3 oil stocks to sell at the start of the second quarter

  • Chevron Corporation (CLC): A solid balance sheet and assets with a low break-even point. Valuations look stretched and investors may consider buying on dips.
  • Exxon Mobil (XOM): the upstream remains the cash cow. Any drop in Brent below $100 a barrel will trigger a correction.
  • Hess Company (IT IS): Annual free cash flow likely to increase to $3 billion by 2026. Oil breakeven point higher than Chevron and Exxon. Premium valuation warrants some correction.

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Oil and gas prices surged in 2022, with the geopolitical risk premium being the main catalyst. As tensions between Russia and Ukraine remain high, the war bounty is deducted from oil stocks.

There have been big moves in oil stocks, with Brent trading above $100 a barrel. For oil companies, this means an expansion of the EBITDA margin and an increase in cash flow. Oil stocks therefore reduced improving fundamentals, potentially higher dividends and the flexibility to make large investments.

Amid the prevalence of good news, investors should remain cautiously optimistic. One of the main reasons is the galloping inflation and the impact of the war on the world economy. There is already predictions of a possible recession in 2023 rising interest rates being another obstacle to growth.

If there is a relative deceleration in global economic activity over the next few quarters, oil should see some correction. In addition, rising rates are likely to curb inflation to some extent. In an inflationary scenario, the energy sector tends to outperform. However, if inflation is kept under control, the tightening of global liquidity will have an impact on the price of oil. It would also involve profit booking in oil stocks.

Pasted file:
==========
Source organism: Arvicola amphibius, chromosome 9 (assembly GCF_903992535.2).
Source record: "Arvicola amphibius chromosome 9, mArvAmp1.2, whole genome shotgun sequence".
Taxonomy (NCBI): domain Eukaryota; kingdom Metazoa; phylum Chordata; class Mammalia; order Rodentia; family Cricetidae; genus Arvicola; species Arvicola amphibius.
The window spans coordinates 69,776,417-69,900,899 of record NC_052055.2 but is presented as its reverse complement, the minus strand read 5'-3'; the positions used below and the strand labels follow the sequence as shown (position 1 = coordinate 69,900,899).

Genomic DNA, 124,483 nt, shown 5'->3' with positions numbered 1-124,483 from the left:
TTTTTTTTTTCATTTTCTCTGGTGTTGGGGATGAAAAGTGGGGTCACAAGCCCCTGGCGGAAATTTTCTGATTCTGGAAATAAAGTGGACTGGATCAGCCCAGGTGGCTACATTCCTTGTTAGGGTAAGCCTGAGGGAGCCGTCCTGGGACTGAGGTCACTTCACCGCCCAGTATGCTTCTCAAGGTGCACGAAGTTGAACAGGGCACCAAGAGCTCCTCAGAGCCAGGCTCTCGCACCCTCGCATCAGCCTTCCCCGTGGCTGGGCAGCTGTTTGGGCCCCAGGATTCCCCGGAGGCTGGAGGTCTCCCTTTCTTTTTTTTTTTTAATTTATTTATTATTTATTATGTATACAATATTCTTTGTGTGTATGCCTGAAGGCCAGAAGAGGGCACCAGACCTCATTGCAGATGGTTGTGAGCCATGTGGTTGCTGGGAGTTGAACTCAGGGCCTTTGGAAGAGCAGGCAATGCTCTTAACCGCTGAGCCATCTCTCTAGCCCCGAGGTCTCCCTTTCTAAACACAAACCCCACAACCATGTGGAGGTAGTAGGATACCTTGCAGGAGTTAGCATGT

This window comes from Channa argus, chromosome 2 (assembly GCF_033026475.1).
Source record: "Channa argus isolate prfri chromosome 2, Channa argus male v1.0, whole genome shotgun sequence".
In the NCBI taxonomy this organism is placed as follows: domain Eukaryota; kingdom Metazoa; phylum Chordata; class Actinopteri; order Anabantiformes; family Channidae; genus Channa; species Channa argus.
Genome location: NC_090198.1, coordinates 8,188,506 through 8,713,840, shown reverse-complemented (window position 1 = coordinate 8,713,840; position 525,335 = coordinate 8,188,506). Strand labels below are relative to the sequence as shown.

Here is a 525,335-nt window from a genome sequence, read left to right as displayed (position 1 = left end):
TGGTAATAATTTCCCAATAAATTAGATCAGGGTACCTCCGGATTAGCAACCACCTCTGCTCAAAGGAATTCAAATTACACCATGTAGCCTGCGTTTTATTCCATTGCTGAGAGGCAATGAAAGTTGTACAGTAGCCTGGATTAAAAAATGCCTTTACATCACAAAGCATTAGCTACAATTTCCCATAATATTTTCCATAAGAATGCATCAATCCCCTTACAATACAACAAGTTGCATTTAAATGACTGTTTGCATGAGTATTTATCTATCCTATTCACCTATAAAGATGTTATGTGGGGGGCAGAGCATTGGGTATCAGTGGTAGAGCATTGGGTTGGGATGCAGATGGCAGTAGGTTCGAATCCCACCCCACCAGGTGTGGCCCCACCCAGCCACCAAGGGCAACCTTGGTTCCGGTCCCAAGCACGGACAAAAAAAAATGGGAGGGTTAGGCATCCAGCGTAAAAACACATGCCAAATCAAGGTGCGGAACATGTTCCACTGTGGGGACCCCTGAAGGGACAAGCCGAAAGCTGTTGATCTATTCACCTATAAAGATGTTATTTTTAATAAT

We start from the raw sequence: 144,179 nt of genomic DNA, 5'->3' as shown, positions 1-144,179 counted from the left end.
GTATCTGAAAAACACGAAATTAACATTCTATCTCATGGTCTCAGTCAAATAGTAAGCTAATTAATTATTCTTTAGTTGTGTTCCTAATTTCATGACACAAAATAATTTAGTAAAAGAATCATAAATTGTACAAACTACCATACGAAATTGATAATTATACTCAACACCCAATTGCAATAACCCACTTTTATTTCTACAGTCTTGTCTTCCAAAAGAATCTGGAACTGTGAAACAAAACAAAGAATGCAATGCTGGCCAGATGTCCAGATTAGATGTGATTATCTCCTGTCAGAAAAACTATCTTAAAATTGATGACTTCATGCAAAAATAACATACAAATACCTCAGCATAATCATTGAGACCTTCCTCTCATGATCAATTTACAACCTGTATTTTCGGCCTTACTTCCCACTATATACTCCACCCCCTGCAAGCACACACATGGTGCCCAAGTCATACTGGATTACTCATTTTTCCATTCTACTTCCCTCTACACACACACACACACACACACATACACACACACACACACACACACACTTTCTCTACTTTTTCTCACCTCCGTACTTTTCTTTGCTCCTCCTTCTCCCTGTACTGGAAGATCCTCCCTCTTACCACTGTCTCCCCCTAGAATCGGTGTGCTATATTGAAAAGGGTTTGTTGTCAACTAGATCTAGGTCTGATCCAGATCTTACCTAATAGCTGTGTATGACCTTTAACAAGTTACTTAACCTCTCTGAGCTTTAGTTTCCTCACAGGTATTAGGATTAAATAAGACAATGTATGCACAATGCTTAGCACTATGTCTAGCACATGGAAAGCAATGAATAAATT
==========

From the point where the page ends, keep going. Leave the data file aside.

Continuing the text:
It should be mentioned here that the prospect of selling oil stocks does not imply a significant weakening of fundamentals. However, it makes sense to book profits and re-enter quality stocks at lower levels. Let’s discuss three oil stocks to sell at the start of the second quarter of 2022:

CLC Chevron Corporation $169.12
XOM Exxon-Mobile $85.36
IT IS Hesse $113.18

Oil stocks: Chevron Corporation

Chevron (CVX) logo on blue sign in front of skyscraper

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Chevron (NYSE:CLC) the stock has surged with returns of 42% since the start of 2022. There is no doubt that the company has a strong balance sheet and a quality asset base.

However, the rally seems overdone in the short term and a correction is imminent. It makes sense to book profits and return to lower levels with Brent back to $100 a barrel.

Of course, Chevron has a low break-even point. The company generated positive operating cash flow even during the first year of the pandemic. An attractive breakeven point makes CVX stock one of the top dividend-paying stocks to consider.

That said, CLC stock is currently trading at an EV/EBITDA of 9.7. The US energy sector currently has an average EV/EBITDA of 7.5. Valuations should approach the sector average, which will imply some correction.

Returning to the long-term perspective, Chevron added 46bboe of resources in the last decade. With strong cash flow, the company has the flexibility to gradually increase production. Assets located in a low geopolitical risk area are an added advantage.